Studies Debunk Harmful Myths That Prevent World's Poorest Kids From Getting Cancer Care
It turns out cancer care might not be as expensive as we thought.
Health experts say policymakers don’t take pediatric oncology into account when they're setting national health priorities, because of a presumption that cancer care for children is too expensive and too difficult to deliver in areas with limited access to resources, NPR reported.
But emerging research shows that it’s not only possible to provide treatment, but that it can also be done on the cheap.
A report that was published in the Journal of Global Oncology studied the Butaro Cancer Center of Excellence, an advanced medical center delivering comprehensive cancer care to a rural population in Rwanda.
The Butaro Cancer Center of Excellence is run by the Ministry of Health and the American organization Partners in Health. Its patients were cared for and even cured for much less than it would cost in high-income countries.
"There's this myth that treating cancer is expensive," Christian Rusangwa, a Rwandan physician with Partners In Health who worked on the study, told NPR. "And that's because the data is almost all from high-income countries."
The authors of the study found that patients with childhood cancers nephroblastoma and Hodgkin lymphoma could receive full treatment, follow-ups, and social support for as low as $1,490 and $1,140, NPR reported.
And it’s not just the hospital in Rwanda that is working to implement low-cost childhood cancer treatments.
St. Jude Children's Research Hospital in Memphis has a partnership with health facilities in Singapore and China, and another recent study showed that a health center in Uganda was able to treat Burkitt's lymphoma at a low cost, too.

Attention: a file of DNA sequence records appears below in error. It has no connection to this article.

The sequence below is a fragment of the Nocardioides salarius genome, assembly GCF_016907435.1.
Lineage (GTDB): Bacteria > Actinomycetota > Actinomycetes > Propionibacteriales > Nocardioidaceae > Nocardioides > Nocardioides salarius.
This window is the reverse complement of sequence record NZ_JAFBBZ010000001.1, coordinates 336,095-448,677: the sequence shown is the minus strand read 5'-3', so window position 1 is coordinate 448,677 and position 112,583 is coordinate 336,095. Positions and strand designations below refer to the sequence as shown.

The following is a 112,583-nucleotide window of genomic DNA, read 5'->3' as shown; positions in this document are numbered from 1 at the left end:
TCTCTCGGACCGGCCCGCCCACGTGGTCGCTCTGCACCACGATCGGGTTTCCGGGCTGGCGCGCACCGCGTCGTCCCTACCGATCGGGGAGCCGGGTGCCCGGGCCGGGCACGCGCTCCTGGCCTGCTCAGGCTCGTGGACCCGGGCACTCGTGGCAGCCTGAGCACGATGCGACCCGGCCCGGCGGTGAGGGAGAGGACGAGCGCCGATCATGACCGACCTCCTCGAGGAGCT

The authors from the study in Rwanda note that the low cost and high success comes from partnerships with Harvard University and the Dana-Farber Cancer Institute, but also from the fact that doctors’ labor costs much less.
The United Nations Sustainable Development Goals set out 17 goals to reach in order to eradicate extreme poverty by 2030, and Goal 3 is about ensuring good health and well-being for all. Around the world, access to health services varies greatly — creating a gap between the cancer care received in the US or Canada, and in Rwanda or Uganda, for example.
That is why these studies are so encouraging — not only does it dispel the myth that it’s too expensive to treat childhood cancer in developing countries, but they set a precedence for future commitments to global health.
"The naysayers will say, 'We don't have pediatric oncologists in Africa, how would we possibly address this problem?' " Felicia Knaul, public health professor at the University of Miami, told NPR. "And that's why partnership models, like those supported by Dana Farber and St. Jude, are so important — they've shown that you can bridge that gap and have a tremendous impact."